Online transactions have been growing in popularity for years—but this trend exploded during the height of the COVID-19 pandemic, when people changed the way they lived, communicated, shopped and performed financial transactions.

The desktop-to-mobile evolution in transactions and life insurance cybercrime

In the second half of 2021, 35.5 billion transactions were processed digitally—and for the first time, 75% of those were mobile, with the vast majority being initiated through an app. (Compare this to 2014, when it was reported that only 25% of transactional traffic was mobile.)[1]

From a cyber-attack perspective, a similar shift has taken place. In the first half of 2018, the majority of attacks came via the desktop. In the second half of 2021, they shifted significantly to mobile channels at the expense of the desktop channel.1 The relentless shift to mobile continues, driven by younger generations embracing mobile technology earlier and earlier. Additionally, emerging market populations have been skipping desktop devices altogether, moving straight to mobile services.

What these changing preferences mean

Consumers globally have continued to drive demand for a customer-centric digital world. Consequently, companies have prioritized their digital customer excellence strategies to retain and acquire new customers, which is advantageous for legitimate consumers, but potentially even more beneficial for online fraudsters.

The creation of new online accounts has exploded during the last two years, fueled by the pandemic and the global shift to digital. Fraudsters are now setting their sights on these new accounts. Consequently, the growth in attacks on password reset functionality has accelerated, as has the occurrence of Account Take Over (ATO) fraud, where fraudsters gain access to consumers’ accounts—and use that access to withdraw funds, take out loans, or perform other fraudulent acts. 

Credential stuffing can drive ATO fraud

ATO fraud is often made possible through a tactic called credential stuffing. Credential stuffing typically begins when a fraudster purchases username and password combinations on the dark web. They then deploy bots to use those combinations across a variety of website login pages—especially those related to financial assets. Using bots in this way automates the fraud attempts and allows the fraudster to attack more sites, using more credentials, in a short period of time.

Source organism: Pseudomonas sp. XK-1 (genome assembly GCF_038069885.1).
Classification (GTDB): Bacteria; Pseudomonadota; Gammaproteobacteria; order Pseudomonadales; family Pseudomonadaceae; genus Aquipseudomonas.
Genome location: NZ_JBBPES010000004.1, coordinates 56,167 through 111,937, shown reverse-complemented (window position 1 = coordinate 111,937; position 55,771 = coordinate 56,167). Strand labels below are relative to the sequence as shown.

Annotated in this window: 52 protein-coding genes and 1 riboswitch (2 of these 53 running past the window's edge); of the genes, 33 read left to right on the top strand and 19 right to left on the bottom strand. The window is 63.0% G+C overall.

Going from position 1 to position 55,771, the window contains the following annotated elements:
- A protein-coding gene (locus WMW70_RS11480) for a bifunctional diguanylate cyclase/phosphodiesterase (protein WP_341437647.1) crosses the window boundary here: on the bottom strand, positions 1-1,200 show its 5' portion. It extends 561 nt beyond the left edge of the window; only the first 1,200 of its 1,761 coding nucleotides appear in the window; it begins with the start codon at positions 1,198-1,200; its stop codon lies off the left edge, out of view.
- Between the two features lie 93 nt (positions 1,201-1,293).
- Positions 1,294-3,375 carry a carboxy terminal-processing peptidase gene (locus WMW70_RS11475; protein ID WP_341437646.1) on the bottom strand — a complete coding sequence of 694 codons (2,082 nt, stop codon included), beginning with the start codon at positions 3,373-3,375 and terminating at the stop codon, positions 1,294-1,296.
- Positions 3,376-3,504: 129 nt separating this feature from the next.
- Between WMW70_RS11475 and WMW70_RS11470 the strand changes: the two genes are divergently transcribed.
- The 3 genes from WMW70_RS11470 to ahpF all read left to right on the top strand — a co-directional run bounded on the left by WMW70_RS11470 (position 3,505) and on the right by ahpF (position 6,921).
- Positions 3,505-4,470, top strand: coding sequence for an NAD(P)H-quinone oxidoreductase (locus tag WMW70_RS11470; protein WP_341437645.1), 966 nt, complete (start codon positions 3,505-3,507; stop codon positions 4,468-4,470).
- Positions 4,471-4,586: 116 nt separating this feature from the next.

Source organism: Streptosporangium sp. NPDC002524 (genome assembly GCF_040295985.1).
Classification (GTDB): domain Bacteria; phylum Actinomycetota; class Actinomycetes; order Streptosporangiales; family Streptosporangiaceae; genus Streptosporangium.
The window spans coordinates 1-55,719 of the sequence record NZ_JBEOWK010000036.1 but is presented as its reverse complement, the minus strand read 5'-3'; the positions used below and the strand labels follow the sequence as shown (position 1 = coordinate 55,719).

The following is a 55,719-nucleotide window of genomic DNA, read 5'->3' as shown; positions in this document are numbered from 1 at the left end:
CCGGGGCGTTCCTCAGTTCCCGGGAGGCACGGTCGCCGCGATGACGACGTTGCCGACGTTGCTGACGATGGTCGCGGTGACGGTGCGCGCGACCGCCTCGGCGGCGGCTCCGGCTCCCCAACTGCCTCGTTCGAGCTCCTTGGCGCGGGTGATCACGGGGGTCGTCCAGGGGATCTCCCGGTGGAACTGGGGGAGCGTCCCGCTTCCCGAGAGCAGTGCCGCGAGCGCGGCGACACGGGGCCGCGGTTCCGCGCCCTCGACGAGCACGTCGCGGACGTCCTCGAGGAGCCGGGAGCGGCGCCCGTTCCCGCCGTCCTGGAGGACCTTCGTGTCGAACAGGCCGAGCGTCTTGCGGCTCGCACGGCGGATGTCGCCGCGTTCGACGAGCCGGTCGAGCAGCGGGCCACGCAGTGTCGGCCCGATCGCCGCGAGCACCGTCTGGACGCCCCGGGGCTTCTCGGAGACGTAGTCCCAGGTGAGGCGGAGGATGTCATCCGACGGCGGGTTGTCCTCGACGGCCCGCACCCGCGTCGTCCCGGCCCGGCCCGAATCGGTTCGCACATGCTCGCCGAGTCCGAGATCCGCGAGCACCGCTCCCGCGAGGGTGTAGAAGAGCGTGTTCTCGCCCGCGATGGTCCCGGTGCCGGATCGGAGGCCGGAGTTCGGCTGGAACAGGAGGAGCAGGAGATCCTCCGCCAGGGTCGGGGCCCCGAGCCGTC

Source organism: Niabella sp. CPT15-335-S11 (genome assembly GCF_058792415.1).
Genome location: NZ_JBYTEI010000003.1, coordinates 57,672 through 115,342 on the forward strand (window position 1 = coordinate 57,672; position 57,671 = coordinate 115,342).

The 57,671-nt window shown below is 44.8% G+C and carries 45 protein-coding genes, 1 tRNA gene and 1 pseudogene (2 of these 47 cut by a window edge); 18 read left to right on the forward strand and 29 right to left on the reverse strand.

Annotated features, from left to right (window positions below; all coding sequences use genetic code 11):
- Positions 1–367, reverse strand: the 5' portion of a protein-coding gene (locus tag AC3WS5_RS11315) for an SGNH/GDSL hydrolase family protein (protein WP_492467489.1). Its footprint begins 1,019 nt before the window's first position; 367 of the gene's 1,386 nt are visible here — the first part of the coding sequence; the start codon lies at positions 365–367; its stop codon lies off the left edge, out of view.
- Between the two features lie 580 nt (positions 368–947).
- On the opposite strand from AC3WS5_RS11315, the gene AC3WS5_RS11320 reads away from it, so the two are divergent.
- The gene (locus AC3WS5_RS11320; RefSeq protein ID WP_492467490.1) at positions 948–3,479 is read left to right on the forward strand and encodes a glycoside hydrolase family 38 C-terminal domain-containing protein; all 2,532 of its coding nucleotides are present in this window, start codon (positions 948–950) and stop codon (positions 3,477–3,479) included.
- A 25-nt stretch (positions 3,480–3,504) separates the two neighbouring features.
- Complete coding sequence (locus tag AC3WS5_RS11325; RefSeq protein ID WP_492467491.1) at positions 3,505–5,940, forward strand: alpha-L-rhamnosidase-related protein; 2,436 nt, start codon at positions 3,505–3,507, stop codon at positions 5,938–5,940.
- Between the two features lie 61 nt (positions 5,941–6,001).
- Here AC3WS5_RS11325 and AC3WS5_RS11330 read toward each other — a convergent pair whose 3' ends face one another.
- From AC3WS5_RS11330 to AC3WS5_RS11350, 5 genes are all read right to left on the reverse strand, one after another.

Taking a closer look: what all this means for insurers

The pandemic, in tandem with technological improvements, led to a 29% increase in the online purchase of life insurance from 2016-2022.[2] This has put life insurers in the crosshairs of cybercriminals more than ever before. And the statistics prove this: 2021 was a banner year for life insurance cybercrime. According to Check Point Research, cyberattacks on the insurance landscape increased 50%, compared with 2020.[3]

What life insurers can do to protect themselves

Although one of the primary goals of life insurers is to provide a quality customer experience, it’s imperative to balance that experience with the right level of fraud prevention.

Fortunately, technology doesn’t just help the fraudsters. Insurers can tap into technological advances and put effective risk management strategies in place that will help them determine whether:

  • there are discrepancies on the application
  • all the data components related to the application “fit together”
  • the proposed insured is a real person
  • a customer signing in to an online service portal is who they say they are (as verified by step-up authentication)
  • they are paying policy proceeds to an authenticated beneficiary

With cybercriminals trying to ply their trade from so many different angles, now, more than ever, it is important for insurers to deploy multilayer fraud prevention capabilities across all digital channels. This helps identify the anomalies associated with the growing number of attacks targeting insurers, particularly in the mobile app channel.

Identity Access Management products from companies such as LexisNexis Risk Solutions can help insurers put fraud prevention strategies in place that can:

  • use email intelligence as a core risk identifier, to create a holistic view of who is really behind a transaction
  • offer single-use passwords to provide a multifactor authentication solution
  • verify consumer identities, spot potential fraud and identity theft, and automatically flag discrepancies in applications, service, and claims transactions
  • provide further verification that a customer is who he/she claims to be

A multi-layered approach to cyber security can help insurers seamlessly respond to digital identity risk—while staying focused on the customer experience.

Fraud and identity experts will be sharing further insights at the 2022 LexisNexis® Risk Solutions Customer Advisory Meeting, being held on September 20th and 21st in Carlsbad, CA.  Are you attending?  If so, be sure to check out the session titled Stay a Step Ahead of Fraudsters – Understanding the Evolving Fraud Threat presented by Andre Mohammed, CIAM, CIST, CIMP, senior manager, Professional Services F&I – Government, Healthcare, Insurance, LexisNexis Risk Solutions and Jena L Kennedy, FLMI, ACS, CLU, senior director, Life Insurance Vertical, LexisNexis Risk Solutions.

[1] Source: “Balancing Risk & Reward: The New Mobile Battlefield, The LexisNexis® Risk Solutions Cybercrime Report, July to December 2021” <>

[2] Source: 2022 Insurance Barometer Study, LL Global and Life Happens, 2022

[3] Source: Check Point Research: Cyber Attacks Increased 50% Year over Year,” Check Point Software Technologies Ltd., 2022 <>